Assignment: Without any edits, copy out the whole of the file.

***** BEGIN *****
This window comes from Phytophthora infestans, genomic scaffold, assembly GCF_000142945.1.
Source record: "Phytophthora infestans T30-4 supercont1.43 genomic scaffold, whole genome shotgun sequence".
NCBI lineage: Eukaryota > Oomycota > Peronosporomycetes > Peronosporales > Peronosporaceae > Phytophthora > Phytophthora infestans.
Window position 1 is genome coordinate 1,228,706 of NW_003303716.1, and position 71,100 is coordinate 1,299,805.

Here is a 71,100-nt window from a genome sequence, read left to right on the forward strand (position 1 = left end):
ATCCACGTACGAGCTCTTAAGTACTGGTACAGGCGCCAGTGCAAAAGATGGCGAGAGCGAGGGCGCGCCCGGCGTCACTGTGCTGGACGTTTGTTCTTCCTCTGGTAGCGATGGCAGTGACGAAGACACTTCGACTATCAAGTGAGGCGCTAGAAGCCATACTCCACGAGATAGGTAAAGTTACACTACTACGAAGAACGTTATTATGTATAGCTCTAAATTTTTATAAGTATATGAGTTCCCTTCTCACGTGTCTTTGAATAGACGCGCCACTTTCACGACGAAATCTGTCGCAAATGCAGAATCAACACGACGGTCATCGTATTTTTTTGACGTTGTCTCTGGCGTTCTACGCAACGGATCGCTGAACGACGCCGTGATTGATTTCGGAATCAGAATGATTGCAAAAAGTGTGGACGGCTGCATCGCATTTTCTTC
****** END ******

This window comes from Phytophthora infestans, genomic scaffold, assembly GCF_000142945.1.
Source record: "Phytophthora infestans T30-4 supercont1.43 genomic scaffold, whole genome shotgun sequence".
NCBI lineage: Eukaryota > Oomycota > Peronosporomycetes > Peronosporales > Peronosporaceae > Phytophthora > Phytophthora infestans.
Window position 1 is genome coordinate 1,228,706 of NW_003303716.1, and position 71,100 is coordinate 1,299,805.

Here is a 71,100-nt window from a genome sequence, read left to right on the forward strand (position 1 = left end):
ATCCACGTACGAGCTCTTAAGTACTGGTACAGGCGCCAGTGCAAAAGATGGCGAGAGCGAGGGCGCGCCCGGCGTCACTGTGCTGGACGTTTGTTCTTCCTCTGGTAGCGATGGCAGTGACGAAGACACTTCGACTATCAAGTGAGGCGCTAGAAGCCATACTCCACGAGATAGGTAAAGTTACACTACTACGAAGAACGTTATTATGTATAGCTCTAAATTTTTATAAGTATATGAGTTCCCTTCTCACGTGTCTTTGAATAGACGCGCCACTTTCACGACGAAATCTGTCGCAAATGCAGAATCAACACGACGGTCATCGTATTTTTTTGACGTTGTCTCTGGCGTTCTACGCAACGGATCGCTGAACGACGCCGTGATTGATTTCGGAATCAGAATGATTGCAAAAAGTGTGGACGGCTGCATCGCATTTTCTTC